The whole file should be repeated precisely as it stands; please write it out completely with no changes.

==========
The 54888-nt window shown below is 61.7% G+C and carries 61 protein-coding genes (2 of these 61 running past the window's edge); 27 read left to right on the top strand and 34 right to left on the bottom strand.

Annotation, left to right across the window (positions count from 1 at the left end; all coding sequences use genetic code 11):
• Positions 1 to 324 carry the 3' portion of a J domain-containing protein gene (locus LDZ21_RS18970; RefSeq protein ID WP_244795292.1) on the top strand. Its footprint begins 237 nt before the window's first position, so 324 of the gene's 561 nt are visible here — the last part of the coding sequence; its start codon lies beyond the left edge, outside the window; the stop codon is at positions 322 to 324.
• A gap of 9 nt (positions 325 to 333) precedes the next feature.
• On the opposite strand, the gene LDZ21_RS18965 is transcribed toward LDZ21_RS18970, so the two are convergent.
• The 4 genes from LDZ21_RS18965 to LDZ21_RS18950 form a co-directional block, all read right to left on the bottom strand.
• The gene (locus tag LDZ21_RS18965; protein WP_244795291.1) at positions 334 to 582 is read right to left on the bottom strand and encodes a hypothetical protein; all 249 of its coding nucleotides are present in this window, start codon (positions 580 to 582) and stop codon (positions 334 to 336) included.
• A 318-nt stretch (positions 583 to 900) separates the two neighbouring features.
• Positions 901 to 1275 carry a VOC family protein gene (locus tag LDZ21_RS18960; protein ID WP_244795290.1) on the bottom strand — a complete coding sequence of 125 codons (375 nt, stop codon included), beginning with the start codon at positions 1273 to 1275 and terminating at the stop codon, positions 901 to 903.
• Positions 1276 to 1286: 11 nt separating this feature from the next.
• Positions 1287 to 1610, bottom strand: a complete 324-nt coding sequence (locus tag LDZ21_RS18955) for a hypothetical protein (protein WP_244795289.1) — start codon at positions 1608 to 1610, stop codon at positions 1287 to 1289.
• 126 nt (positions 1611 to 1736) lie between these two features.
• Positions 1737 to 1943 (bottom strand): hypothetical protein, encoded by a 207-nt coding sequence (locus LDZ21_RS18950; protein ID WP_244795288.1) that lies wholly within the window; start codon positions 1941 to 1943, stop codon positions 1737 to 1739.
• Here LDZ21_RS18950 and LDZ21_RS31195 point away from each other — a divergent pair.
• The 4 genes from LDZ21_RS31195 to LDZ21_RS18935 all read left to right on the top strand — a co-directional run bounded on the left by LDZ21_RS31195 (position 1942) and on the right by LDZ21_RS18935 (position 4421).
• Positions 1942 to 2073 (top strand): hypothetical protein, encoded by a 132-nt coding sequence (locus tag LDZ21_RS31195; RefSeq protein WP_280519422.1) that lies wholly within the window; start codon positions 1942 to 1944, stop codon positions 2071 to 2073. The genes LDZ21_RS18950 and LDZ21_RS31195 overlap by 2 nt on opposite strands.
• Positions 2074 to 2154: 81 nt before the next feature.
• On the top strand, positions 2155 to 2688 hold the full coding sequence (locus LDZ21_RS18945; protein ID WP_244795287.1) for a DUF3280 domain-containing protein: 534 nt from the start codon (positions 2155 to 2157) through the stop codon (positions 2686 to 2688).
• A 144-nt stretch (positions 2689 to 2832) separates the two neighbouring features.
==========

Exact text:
The 54888-nt window shown below is 61.7% G+C and carries 61 protein-coding genes (2 of these 61 running past the window's edge); 27 read left to right on the top strand and 34 right to left on the bottom strand.

Annotation, left to right across the window (positions count from 1 at the left end; all coding sequences use genetic code 11):
• Positions 1 to 324 carry the 3' portion of a J domain-containing protein gene (locus LDZ21_RS18970; RefSeq protein ID WP_244795292.1) on the top strand. Its footprint begins 237 nt before the window's first position, so 324 of the gene's 561 nt are visible here — the last part of the coding sequence; its start codon lies beyond the left edge, outside the window; the stop codon is at positions 322 to 324.
• A gap of 9 nt (positions 325 to 333) precedes the next feature.
• On the opposite strand, the gene LDZ21_RS18965 is transcribed toward LDZ21_RS18970, so the two are convergent.
• The 4 genes from LDZ21_RS18965 to LDZ21_RS18950 form a co-directional block, all read right to left on the bottom strand.
• The gene (locus tag LDZ21_RS18965; protein WP_244795291.1) at positions 334 to 582 is read right to left on the bottom strand and encodes a hypothetical protein; all 249 of its coding nucleotides are present in this window, start codon (positions 580 to 582) and stop codon (positions 334 to 336) included.
• A 318-nt stretch (positions 583 to 900) separates the two neighbouring features.
• Positions 901 to 1275 carry a VOC family protein gene (locus tag LDZ21_RS18960; protein ID WP_244795290.1) on the bottom strand — a complete coding sequence of 125 codons (375 nt, stop codon included), beginning with the start codon at positions 1273 to 1275 and terminating at the stop codon, positions 901 to 903.
• Positions 1276 to 1286: 11 nt separating this feature from the next.
• Positions 1287 to 1610, bottom strand: a complete 324-nt coding sequence (locus tag LDZ21_RS18955) for a hypothetical protein (protein WP_244795289.1) — start codon at positions 1608 to 1610, stop codon at positions 1287 to 1289.
• 126 nt (positions 1611 to 1736) lie between these two features.
• Positions 1737 to 1943 (bottom strand): hypothetical protein, encoded by a 207-nt coding sequence (locus LDZ21_RS18950; protein ID WP_244795288.1) that lies wholly within the window; start codon positions 1941 to 1943, stop codon positions 1737 to 1739.
• Here LDZ21_RS18950 and LDZ21_RS31195 point away from each other — a divergent pair.
• The 4 genes from LDZ21_RS31195 to LDZ21_RS18935 all read left to right on the top strand — a co-directional run bounded on the left by LDZ21_RS31195 (position 1942) and on the right by LDZ21_RS18935 (position 4421).
• Positions 1942 to 2073 (top strand): hypothetical protein, encoded by a 132-nt coding sequence (locus tag LDZ21_RS31195; RefSeq protein WP_280519422.1) that lies wholly within the window; start codon positions 1942 to 1944, stop codon positions 2071 to 2073. The genes LDZ21_RS18950 and LDZ21_RS31195 overlap by 2 nt on opposite strands.
• Positions 2074 to 2154: 81 nt before the next feature.
• On the top strand, positions 2155 to 2688 hold the full coding sequence (locus LDZ21_RS18945; protein ID WP_244795287.1) for a DUF3280 domain-containing protein: 534 nt from the start codon (positions 2155 to 2157) through the stop codon (positions 2686 to 2688).
• A 144-nt stretch (positions 2689 to 2832) separates the two neighbouring features.